New Year’s Resolutions For Property Investors

By Sharon Fox-Slater on 15 Jan 2015
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One of the appealing aspects of property investment is that it requires relatively little time, once you’ve made an initial purchase – particularly if you use the services of a professional property manager. 

However, there are some things a property manager can’t do for you which could pay off handsomely over time. Here are a few New Year’s resolutions to consider:

I will check that my interest rate is competitive. 
Both fixed and variable interest rates are currently low, and, in many cases, a phone call to your bank’s customer retention team can yield a further drop – particularly if you can point to competitors who are prepared to charge you less. Rates of less than five per cent are highly achievable.

I will order a depreciation report – and keep it up to date.
Many property investors aren’t aware of the benefits of depreciation, which can be claimed against your taxable income each year and improve your cash flow. To claim, you’ll need a once-off “depreciation schedule” which can be prepared by a quantity surveyor and used year after year. Once you’ve got the schedule, it is worth keeping it up to date by advising your accountant about any new equipment purchases such as a replacement hot water service or a new air conditioner.

I will keep track of what my property portfolio is worth.
Long-term investors, in particular, can sometimes be pleasantly surprised by what their investments are worth. An accurate understanding can help you work out when you have enough equity to consider further investment – either in more property or other assets.

I will read my insurance policies, and check my sums insured.
Landlord and building insurance policies are not created equal but many investors fail to read their policy until they need to make a claim. For example, some policies exclude cover for accidental damage, arson by a tenant, clandestine drug laboratory clean-up or properties leased month-to-month. Under-insurance is also a common problem, so make sure your sums insured are accurate and include sufficient allowance for demolition and rebuilding.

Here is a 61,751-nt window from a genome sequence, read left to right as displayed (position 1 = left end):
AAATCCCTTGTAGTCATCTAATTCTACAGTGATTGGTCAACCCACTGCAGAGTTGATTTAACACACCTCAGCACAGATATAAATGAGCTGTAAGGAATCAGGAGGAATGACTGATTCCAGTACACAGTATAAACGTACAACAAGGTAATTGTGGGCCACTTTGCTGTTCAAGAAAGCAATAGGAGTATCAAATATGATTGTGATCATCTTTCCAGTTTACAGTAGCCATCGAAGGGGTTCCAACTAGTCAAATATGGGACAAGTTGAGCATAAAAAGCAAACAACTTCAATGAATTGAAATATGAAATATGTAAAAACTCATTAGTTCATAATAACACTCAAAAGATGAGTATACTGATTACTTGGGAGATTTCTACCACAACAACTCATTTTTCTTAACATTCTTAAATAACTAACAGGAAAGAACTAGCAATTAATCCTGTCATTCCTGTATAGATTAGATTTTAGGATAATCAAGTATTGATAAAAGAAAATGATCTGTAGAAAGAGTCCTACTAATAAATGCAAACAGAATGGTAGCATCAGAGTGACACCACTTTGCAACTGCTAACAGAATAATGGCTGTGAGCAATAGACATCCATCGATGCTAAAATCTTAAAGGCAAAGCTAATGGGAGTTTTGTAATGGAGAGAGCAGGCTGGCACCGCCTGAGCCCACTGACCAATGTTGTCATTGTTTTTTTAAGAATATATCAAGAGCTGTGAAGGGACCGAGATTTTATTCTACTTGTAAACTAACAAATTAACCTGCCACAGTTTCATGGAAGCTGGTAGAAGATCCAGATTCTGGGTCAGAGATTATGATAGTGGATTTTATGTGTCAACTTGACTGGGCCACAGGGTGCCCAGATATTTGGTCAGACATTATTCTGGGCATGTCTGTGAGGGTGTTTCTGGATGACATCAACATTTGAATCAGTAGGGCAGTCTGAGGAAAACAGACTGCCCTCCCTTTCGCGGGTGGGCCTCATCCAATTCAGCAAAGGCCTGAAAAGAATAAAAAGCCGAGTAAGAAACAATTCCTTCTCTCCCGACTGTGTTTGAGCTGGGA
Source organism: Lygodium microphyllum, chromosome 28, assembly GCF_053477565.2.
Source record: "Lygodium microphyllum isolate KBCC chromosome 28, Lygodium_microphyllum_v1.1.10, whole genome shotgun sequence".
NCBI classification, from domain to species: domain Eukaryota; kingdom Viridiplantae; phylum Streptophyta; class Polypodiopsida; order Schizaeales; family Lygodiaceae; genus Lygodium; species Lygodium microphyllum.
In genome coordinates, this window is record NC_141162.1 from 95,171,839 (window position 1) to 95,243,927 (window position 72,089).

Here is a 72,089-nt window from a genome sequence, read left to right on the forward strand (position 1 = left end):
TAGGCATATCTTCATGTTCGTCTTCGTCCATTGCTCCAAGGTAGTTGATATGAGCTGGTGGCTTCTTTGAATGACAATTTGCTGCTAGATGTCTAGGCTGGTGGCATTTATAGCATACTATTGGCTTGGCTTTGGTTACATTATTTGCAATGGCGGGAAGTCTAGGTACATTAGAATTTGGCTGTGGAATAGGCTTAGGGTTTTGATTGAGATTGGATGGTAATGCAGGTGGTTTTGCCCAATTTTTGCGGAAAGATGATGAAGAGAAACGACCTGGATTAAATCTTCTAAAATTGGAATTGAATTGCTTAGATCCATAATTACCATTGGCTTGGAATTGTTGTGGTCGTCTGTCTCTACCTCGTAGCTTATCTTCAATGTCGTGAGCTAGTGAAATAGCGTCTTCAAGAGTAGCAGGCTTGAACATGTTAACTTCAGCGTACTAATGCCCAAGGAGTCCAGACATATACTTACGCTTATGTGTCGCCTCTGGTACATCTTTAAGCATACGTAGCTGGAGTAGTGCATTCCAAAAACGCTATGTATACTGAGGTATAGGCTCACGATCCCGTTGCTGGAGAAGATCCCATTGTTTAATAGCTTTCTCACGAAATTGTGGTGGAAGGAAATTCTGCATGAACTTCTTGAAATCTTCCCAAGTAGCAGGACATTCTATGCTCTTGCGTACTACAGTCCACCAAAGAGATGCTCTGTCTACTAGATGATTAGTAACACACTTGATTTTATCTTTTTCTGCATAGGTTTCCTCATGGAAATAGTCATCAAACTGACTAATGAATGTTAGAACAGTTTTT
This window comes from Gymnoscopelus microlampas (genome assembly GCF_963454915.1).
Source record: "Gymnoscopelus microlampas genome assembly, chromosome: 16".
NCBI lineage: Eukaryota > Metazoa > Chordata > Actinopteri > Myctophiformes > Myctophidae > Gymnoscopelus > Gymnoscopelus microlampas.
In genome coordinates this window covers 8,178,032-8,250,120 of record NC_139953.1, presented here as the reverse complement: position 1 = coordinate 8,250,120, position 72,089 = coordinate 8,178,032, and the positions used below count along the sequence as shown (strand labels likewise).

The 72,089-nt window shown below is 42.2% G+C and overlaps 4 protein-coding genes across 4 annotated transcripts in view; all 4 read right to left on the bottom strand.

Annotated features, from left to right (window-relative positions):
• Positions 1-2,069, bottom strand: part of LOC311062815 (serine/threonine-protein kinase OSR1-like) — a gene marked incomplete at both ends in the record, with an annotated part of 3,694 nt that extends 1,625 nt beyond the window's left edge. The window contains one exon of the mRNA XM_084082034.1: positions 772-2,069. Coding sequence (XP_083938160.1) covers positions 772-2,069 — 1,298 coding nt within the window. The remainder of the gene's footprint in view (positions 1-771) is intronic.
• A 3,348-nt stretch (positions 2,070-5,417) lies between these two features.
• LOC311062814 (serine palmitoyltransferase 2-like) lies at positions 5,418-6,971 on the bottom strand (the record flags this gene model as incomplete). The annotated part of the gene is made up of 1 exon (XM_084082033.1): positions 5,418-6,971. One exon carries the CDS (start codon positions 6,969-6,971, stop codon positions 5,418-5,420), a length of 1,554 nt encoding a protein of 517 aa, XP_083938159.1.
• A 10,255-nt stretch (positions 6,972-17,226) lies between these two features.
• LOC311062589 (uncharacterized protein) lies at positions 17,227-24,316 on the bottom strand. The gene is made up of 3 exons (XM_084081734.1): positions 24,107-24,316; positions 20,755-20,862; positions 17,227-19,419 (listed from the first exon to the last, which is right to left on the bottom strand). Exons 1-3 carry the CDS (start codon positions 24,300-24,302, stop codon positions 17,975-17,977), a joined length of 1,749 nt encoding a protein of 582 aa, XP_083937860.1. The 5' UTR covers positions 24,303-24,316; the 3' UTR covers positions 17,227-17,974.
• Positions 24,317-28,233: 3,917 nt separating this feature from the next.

I will compare the rent I’m charging against the market.
By researching the rents for comparable homes in the area, you can determine whether you’re charging an appropriate amount or whether a rise might be warranted. It will also help you decide if extra features, such as air conditioning, are worth adding. Your property manager can help advise you in this area.

I will examine the performance of my investments and, if necessary, cut my losses.
It is very difficult to admit you’ve made a mistake and sell, particularly if that means incurring a loss. However, hanging on to a poorly-performing investment can hamper your ability to make better investments elsewhere. The aim of the game in property investment is to make money. If you’re not making money (whether through capital gain or rental returns) and nothing looks set to change, then what’s the point?

I will redirect all property bills to my property manager.
The vast majority of property managers will pay bills such as rates, land tax and water on your behalf from rent without charging you extra. They will then send you a neat and tidy summary at the end of the financial year which you or your accountant can use to easily do your tax. It takes a little effort to get bills redirected to your property manager in the first place, but it pays off.

I will keep learning.
There are some excellent free and inexpensive resources around which you can use to further your property investment knowledge. Blogs, e-newsletters, investment forums, magazines and electronic publications such as this are useful sources of information.

I will build my network.
A team of knowledgeable contacts can prove invaluable. Think builders, trades people, property managers, mortgage brokers, town planners, fellow investors, real estate agents… By fostering positive relationships, you can call on them for advice down the track. 

I will do my homework.
There are unfortunately some sharks in the property investment waters. It can pay to keep alert and question the motivations of anyone who seeks to advise you. Always double check their assertions with your own independent research before making any decisions.

About the Author

Sharon Fox-Slater is the Executive General Manager of RentCover, a division of EBM Insurance Brokers which insures 120,000 investment properties around Australia. With 20 years’ experience in landlord insurance, Sharon’s top priority is customer service and positive customer comments are her biggest marker of success. Despite leaving school at 15, Sharon has forged a ground-breaking career – she was the first woman to become a Fellow of the National Insurance Brokers Association. Sharon was recently honoured to have been included in Insurance Business magazine’s Elite Brokers 2013 list.

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